Dealing with Your Puppy's Leash Resistance
Does your puppy behave like a mule or lunge and drag when you walk him with a leash? You can curb your puppy's leash resistance. Whether your dog is pulling or just stopping dead in his tracks, the result is a no-win situation for everyone involved. Walking your dog becomes a downer, and his social skills will be sharply limited.
The lunge and drag
Up until now, you may have encouraged your puppy's reactionary mentality by allowing him to lead you. By letting your dog march out in front, you’re telling him that he must serve as the guardian and protector; that he must alert and respond to all distractions in the environment! Fortunately, this misconception isn’t that difficult to remedy after you set your mind to it.
The first order of business is choosing a proper teaching collar/harness, such as an easy-walk harness and a head collar. Next, set aside times to reteach your puppy his leash manners. Start in a low-distraction environment and gradually progress into more social situations. Follow these steps:
Hold a 6-foot leash in your hand or secure it around your waist.
Walk in a straight line. If your puppy races out ahead of you, call his name and turn around and walk in the opposite direction.
In the likelihood that he doesn’t follow, he’ll reorient to your side with a little tug, which reminds him to pay more attention the next time!
Verbally praise your puppy for catching up to you (Good boy!).
Repeat these turnabouts until your dog is predictably focusing on you.
Now break out into a circle, holding the leash behind the seam of your pant leg.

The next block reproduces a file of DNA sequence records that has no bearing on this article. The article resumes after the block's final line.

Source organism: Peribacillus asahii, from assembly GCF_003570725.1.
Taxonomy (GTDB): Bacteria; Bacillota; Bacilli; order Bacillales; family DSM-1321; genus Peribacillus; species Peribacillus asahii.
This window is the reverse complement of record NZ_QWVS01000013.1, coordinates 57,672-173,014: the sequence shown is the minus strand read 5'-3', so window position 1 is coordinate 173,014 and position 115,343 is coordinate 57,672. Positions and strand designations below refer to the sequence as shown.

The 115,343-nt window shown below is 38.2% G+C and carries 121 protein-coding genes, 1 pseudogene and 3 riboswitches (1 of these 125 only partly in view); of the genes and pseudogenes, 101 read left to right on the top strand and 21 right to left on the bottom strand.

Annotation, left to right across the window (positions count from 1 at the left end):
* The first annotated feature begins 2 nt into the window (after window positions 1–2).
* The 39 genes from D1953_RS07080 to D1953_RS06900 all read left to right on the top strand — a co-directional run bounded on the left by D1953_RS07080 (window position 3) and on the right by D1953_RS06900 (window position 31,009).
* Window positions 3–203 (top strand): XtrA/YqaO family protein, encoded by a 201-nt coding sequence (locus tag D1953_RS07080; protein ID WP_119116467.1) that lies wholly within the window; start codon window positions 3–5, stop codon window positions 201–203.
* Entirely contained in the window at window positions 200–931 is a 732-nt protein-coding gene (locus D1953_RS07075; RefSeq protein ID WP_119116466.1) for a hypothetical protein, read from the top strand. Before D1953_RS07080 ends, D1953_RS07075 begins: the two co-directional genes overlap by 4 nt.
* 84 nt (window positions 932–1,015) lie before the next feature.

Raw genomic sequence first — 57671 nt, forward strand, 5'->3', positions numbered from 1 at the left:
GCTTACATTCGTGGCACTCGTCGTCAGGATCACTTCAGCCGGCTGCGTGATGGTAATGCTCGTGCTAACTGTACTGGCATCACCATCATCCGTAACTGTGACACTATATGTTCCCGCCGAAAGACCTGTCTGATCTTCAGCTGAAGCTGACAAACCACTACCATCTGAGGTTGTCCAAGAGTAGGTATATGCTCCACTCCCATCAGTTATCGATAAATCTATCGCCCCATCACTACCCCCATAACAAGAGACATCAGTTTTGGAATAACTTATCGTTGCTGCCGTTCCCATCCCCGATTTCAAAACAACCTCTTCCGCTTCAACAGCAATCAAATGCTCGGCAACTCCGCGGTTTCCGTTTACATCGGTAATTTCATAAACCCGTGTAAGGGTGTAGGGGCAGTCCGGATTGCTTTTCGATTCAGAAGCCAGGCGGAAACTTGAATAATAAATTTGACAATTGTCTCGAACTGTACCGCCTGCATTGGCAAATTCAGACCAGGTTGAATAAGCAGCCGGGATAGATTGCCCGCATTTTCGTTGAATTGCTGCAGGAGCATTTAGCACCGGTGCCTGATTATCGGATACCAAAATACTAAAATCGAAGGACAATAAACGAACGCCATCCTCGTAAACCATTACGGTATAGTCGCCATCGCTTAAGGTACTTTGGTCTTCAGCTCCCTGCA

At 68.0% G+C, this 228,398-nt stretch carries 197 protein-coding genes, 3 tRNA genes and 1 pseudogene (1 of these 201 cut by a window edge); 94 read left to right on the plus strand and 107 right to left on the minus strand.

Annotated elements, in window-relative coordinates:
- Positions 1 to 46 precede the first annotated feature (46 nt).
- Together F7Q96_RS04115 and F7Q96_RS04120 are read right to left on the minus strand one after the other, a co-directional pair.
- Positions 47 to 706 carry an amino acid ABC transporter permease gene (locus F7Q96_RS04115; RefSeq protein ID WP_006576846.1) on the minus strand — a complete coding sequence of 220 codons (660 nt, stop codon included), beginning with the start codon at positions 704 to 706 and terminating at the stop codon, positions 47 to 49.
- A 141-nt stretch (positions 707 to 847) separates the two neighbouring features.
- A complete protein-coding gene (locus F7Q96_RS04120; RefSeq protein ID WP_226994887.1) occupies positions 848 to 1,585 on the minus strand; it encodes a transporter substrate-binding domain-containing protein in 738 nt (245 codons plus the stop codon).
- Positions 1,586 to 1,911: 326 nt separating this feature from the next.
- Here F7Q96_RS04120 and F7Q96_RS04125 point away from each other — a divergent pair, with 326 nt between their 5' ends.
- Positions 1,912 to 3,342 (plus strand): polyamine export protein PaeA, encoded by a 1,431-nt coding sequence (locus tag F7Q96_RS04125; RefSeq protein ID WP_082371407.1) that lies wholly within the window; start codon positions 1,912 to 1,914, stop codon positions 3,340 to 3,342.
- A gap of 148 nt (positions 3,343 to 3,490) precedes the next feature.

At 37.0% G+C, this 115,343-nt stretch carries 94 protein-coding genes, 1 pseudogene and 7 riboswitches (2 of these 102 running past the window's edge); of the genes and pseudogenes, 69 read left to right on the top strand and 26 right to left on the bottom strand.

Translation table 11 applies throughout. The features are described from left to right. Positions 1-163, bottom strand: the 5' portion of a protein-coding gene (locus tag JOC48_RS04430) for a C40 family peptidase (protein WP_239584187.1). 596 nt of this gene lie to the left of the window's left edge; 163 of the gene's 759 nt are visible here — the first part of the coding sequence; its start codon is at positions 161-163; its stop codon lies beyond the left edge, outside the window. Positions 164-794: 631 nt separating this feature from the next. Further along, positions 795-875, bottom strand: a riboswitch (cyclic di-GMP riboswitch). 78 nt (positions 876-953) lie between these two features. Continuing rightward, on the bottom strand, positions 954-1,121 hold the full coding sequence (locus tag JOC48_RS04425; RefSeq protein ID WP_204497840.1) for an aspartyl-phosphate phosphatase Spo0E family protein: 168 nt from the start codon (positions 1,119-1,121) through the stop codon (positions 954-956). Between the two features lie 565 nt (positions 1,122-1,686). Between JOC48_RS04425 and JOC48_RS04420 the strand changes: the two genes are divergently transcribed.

For bigger dogs, hold the leash behind your back so you can use the trunk of your body to steady yourself if your puppy starts his pulling.Credit: Illustration by Barbara FrakeWalk forward, turning as your puppy pulls, and then praise him as he catches up.
If your puppy plops down on the sidewalk and refuses to walk with you, try to avoid the turn and face, don’t drag him, and never, ever pick him up! These actions reward his resistance. You also don’t want to acknowledge your puppy’s resistance with coddling, or you’ll create a dog who is plagued by learned helplessness.
You have a few options to stop your pup’s resistance. Follow these guidelines:
Let your puppy drag his leash around inside to get him used to having it on.
Lure him along with a favorite treat or toy. Gradually extend the distance between each reinforcement.
Condition your puppy to the sound of a treat cup and/or a clicker. Use these combinations to encourage and reinforce your puppy’s forward movement.
If he resists you, instead of turning to urge him forward, simply kneel in front of him (still facing forward) and tap the ground with your finger while you shake the treat cup or clap your hands to urge him along.
Use a head collar or harness and tug him gently along, using incentives to urge him to walk with you. Don’t tug if your puppy is wearing a neck collar because it puts undue pressure on his throat.